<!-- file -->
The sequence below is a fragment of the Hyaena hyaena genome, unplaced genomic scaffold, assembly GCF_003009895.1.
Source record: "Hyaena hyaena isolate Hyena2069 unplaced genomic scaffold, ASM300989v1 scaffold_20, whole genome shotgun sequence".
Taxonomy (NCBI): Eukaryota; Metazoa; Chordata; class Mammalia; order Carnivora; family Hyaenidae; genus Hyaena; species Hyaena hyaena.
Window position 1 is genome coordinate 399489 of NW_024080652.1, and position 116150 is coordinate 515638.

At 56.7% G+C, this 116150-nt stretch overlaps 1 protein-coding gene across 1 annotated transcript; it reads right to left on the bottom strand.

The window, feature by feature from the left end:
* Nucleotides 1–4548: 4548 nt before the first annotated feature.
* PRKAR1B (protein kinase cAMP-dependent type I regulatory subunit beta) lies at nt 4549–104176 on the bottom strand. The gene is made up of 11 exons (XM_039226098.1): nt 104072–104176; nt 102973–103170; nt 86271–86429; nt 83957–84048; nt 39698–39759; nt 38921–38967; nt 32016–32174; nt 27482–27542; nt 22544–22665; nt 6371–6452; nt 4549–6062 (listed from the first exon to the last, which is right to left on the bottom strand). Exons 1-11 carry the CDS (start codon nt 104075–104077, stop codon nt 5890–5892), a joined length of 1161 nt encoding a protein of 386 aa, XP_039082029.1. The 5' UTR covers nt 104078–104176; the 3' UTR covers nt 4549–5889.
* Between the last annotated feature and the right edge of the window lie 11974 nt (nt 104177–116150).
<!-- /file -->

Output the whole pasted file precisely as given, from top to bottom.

The sequence below is a fragment of the Hyaena hyaena genome, unplaced genomic scaffold, assembly GCF_003009895.1.
Source record: "Hyaena hyaena isolate Hyena2069 unplaced genomic scaffold, ASM300989v1 scaffold_20, whole genome shotgun sequence".
Taxonomy (NCBI): Eukaryota; Metazoa; Chordata; class Mammalia; order Carnivora; family Hyaenidae; genus Hyaena; species Hyaena hyaena.
Window position 1 is genome coordinate 399489 of NW_024080652.1, and position 116150 is coordinate 515638.

At 56.7% G+C, this 116150-nt stretch overlaps 1 protein-coding gene across 1 annotated transcript; it reads right to left on the bottom strand.

The window, feature by feature from the left end:
* Nucleotides 1–4548: 4548 nt before the first annotated feature.
* PRKAR1B (protein kinase cAMP-dependent type I regulatory subunit beta) lies at nt 4549–104176 on the bottom strand. The gene is made up of 11 exons (XM_039226098.1): nt 104072–104176; nt 102973–103170; nt 86271–86429; nt 83957–84048; nt 39698–39759; nt 38921–38967; nt 32016–32174; nt 27482–27542; nt 22544–22665; nt 6371–6452; nt 4549–6062 (listed from the first exon to the last, which is right to left on the bottom strand). Exons 1-11 carry the CDS (start codon nt 104075–104077, stop codon nt 5890–5892), a joined length of 1161 nt encoding a protein of 386 aa, XP_039082029.1. The 5' UTR covers nt 104078–104176; the 3' UTR covers nt 4549–5889.
* Between the last annotated feature and the right edge of the window lie 11974 nt (nt 104177–116150).